Barbara Deckert, an Elkridge resident, says airplane traffic above her house has become more frequent even after BWI opened one of its runways that was closed for construction.
Barbara Deckert, an Elkridge resident, says airplane traffic above her house has become more frequent even after BWI opened one of its runways that was closed for construction. (Amanda Yeager /)

When Robyn Winder moved to her single family house in Howard County nearly 24 years ago, she rarely remembered Baltimore/Washington International Thurgood Marshall Airport was about three miles away.

But within the last year, the incessant, uninterrupted presence of low-flying planes in her neighborhood is a constant reminder of the airport's looming presence.


Now, she's up when the airplanes are.

"I'm 63 and I'm not deaf yet," said Winder. "Maybe that's a blessing."

Elkridge skies seeing more BWI traffic

Runway 10-28 was shut down on Aug. 30, and will be closed until late fall so it can be repaved and installed with new navigational equipment. In the meantime, the airport's approximately 650 daily passenger flights will have to take off and land using just one runway.

Months of pushback from residents in Columbia, Elkridge and Hanover has prompted local officials to push the Federal Aviation Administration to take action against "unacceptable" noise caused by changes in flight patterns after the rollout of Next Gen, a new $40 billion system to modernize the national air traffic control system.

"We can no longer wait for the slow exchange of letters and emails, as immediate action is required," wrote County Executive Allan Kittleman, County Council Chairman Calvin Ball and Councilman Jon Weinstein in a May 24 letter to the FAA, which plans to meet with local and state officials on July 12.

The FAA says the new system — which has drawn frustrations from Congress — is a more sophisticated, modern method to manage air traffic, curbing carbon emission, speeding up departures and saving $14.3 billion in fuel costs by 2030.

But communities across the country have sounded off against Next Gen for sparking an old problem in new areas where airport noise was not previously a significant concern.

"It's like living in a combat zone that isn't supposed to exist," said Winder. "If we logged complaints, we would literally have to sit down on the computer or telephone all day, for hour after hour, documenting plane after plane."

A study by the National Academies of Sciences criticized the program for failing to meet public expectations about the program's original mission to revolutionize air traffic management.

At BWI, noise complaints more than doubled over the last two years. The airport received 835 calls in 2014 and more than 1,800 calls last year, according to Jonathan Dean, the airport's communications manager.

Dean said airport construction partly explains the increase it diverts airline traffic to another runway, concentrating noise in certain communities.

Before buying her house in Elkridge, Barbara Deckert parked in front of the land with her late husband, Gerry, to listen.

The couple knew the airport was nearby.

"We thought, okay, this is good," said Deckert. "We absolutely didn't sign up for this. The community has been fighting the MAA and FAA for months. It's kind of living like in a thunderstorm. You know you'll be okay, but you can't concentrate, you can't sleep and you don't know when the next boom is coming."

According to correspondence between state and local elected officials, the FAA asserted the noise was associated with major construction at the airport. Runway 10-28, for example, was closed from late August to mid-November and periodically throughout the year, Dean said. All major construction was completed in November.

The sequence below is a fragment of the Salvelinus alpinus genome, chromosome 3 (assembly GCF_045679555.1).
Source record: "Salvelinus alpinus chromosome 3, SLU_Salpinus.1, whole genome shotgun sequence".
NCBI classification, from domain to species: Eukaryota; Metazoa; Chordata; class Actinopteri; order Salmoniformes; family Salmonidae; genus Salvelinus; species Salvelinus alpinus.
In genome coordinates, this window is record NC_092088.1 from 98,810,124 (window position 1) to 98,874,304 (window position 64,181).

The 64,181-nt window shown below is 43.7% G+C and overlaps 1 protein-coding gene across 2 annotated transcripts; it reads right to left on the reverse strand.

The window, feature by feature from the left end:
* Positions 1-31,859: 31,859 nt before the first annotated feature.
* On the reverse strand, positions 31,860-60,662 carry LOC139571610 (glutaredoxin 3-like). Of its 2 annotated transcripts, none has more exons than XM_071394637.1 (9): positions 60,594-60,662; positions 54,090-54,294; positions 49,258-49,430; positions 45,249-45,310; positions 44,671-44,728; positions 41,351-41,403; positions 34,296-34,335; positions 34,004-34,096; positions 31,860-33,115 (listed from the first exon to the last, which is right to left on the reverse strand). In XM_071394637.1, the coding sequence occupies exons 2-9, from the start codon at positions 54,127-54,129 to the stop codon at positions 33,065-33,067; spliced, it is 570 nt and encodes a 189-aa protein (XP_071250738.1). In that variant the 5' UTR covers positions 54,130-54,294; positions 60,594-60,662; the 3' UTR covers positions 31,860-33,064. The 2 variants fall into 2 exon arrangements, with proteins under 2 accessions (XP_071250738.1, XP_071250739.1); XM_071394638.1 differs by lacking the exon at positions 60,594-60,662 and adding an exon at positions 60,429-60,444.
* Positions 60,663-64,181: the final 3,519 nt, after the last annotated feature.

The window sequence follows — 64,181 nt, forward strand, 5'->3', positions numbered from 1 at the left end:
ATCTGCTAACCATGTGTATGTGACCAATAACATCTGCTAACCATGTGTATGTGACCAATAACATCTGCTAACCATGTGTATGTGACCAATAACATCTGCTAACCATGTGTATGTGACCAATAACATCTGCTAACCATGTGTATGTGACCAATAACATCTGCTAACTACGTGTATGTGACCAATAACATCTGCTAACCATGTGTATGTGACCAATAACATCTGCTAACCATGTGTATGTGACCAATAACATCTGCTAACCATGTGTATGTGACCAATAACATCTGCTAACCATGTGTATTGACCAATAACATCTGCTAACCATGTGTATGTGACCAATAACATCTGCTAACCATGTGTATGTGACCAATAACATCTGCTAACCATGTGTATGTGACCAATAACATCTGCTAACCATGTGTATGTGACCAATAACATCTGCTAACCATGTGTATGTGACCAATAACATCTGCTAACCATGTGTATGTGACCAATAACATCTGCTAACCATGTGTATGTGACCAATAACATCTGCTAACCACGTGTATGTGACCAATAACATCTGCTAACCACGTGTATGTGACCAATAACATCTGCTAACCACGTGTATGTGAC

Agency officials conducted environmental and noise studies where new flight paths were instituted. But the MAA said the FAA's departure procedures for planes flying below 3,000 feet since last May are different from the procedures the state aviation administration prepared and the FAA approved.

The MAA also said the FAA inaccurately stated construction at BWI caused the increase in noise complaints, according to an April letter to the FAA. Now, the MAA wants the federal flight paths to revert to old traffic patterns.

Weinstein said residents pushed the MAA to concede changes in flight paths caused by Next Gen contributed to increased noise levels.

"At this point, I want a commitment from the FAA to address this problem or revert back to the old routes in place," said Weinstein. "They sent us a form letter where they referenced the Potomac River off near Reagan [National Airport], which seemed to suggest total disinterest."

Ball also called on the FAA to return to original flights paths and conduct a "true study" of communities impacted by flights below 3,000 feet.

"I'm disappointed we have not been able to reach a mutual solution. We cannot piecemeal a resolution anymore," wrote Ball in a prepared statement.

Kittleman said it was unclear if NextGen spurred noise complaints, which he praised for reducing emissions.

"My hope is [the meeting] will help us alleviate the noise issue," he said.

For Winder, the BWI noise issue is not like other noise issues.

"You can't just say well, you live near an airport and you should expect noise," she said. "That's why they have noise zones. We never expected this problem. It simply didn't exist."

In a statement, the FAA said "it had not yet made a determination whether any of the noise concerns are related to NextGen procedures," adding it agreed to meet privately with elected officials to address concerns raised in the letter.

Construction and the temporary closure of runway 28 may explain the aircraft noise, wrote FAA spokeswoman Arlene Salak in an email.

"However, we are working with MAA to understand and address community noise concerns," wrote Salak.

This story will be updated.